Sometimes, people confuse open source with the concept of no cost, which means we can use the technology for free. Using a technology only on the basis of its cost (cheap versus expensive) can expose your project to very high risks, including the failure of the objectives set. This way of perceiving open source is extremely reductive and dangerous.
Open source is much more. It is a model, like a philosophy, that encourages open collaboration and the sharing of ideas. An idea becomes stronger and more useful if more people collaborate to identify the weaknesses in order to improve them and find the right solutions. The intent is to promote these ideas in order to create an ecosystem based on solid rules for building the architecture of the future and to make all ideas freely available.
In this way, a community is created that cannot only develop the ideas that have emerged, but also continues the work of improvement, evolution, and dissemination. We can therefore state that, as in all other sectors, even in information technology, unity is strength.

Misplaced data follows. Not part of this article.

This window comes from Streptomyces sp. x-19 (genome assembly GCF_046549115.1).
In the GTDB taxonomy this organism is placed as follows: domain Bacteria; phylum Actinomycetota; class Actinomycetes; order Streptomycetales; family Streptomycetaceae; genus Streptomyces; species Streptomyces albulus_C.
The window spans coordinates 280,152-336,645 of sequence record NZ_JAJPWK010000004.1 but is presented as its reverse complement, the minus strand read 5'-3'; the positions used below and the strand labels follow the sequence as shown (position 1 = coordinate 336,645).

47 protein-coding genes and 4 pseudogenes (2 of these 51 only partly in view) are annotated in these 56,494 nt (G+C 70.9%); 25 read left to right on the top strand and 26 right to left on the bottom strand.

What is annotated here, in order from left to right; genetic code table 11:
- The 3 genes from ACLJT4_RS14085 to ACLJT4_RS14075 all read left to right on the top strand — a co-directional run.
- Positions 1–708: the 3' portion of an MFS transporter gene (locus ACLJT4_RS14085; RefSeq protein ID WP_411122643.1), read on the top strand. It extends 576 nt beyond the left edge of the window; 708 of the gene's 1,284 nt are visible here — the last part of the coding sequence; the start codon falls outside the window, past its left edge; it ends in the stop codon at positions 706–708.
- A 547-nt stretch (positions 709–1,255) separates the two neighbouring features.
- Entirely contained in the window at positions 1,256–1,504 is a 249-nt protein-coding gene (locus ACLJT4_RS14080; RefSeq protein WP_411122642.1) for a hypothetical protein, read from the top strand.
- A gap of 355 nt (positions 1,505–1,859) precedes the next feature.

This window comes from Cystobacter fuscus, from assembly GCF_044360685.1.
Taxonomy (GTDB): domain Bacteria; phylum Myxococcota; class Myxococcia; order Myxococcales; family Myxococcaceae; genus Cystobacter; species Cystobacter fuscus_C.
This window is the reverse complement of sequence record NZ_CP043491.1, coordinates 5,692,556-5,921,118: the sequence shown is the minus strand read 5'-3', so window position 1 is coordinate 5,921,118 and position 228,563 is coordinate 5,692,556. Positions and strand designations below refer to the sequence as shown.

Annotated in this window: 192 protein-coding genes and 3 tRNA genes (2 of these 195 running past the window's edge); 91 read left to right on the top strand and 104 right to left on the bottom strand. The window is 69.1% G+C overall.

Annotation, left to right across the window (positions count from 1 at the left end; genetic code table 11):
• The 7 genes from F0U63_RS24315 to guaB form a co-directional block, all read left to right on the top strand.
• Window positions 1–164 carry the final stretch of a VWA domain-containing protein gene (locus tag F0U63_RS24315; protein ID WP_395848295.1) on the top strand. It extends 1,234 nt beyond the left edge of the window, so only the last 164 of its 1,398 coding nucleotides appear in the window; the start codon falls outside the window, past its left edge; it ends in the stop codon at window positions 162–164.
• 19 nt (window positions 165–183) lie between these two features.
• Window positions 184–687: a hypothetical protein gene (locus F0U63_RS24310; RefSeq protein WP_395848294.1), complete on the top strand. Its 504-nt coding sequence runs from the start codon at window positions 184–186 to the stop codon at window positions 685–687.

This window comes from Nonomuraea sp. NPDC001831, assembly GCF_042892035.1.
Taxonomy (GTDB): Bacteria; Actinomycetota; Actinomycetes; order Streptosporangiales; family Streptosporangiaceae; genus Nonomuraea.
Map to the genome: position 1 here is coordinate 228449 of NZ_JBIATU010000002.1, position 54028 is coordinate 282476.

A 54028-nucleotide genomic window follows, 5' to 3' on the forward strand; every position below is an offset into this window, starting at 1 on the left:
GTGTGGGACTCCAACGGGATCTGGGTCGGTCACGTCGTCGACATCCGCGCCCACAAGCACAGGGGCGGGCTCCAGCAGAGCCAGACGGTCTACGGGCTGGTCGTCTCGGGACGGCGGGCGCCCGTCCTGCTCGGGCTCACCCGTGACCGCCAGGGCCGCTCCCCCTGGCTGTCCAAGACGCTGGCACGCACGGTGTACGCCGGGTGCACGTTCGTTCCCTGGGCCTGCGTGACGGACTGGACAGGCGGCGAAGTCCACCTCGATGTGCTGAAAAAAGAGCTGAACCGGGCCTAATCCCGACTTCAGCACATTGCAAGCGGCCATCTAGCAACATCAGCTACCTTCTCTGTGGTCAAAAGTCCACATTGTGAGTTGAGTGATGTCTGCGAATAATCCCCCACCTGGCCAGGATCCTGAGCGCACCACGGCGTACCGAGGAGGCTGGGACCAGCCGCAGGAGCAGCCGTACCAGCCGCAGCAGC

Once the standards on which the technologies are based have been identified, it is possible to move on to their realization. In this stage as well, open source represents the best approach.
All stacks of software can grow in a better way if implemented under the open source model. Imagine having a community spread around the world that could test, evaluate, update, and fix your code in many different scenarios; a team composed of people, of different cultures and different skills, linked by a common goal—to create and consolidate a development framework. What company has such a special team?
- Software foundations:
- Operating systems:
This is only a fraction of the great number of open source communities involved in just a few critical areas. Do you still continue to think that open source means only free of cost?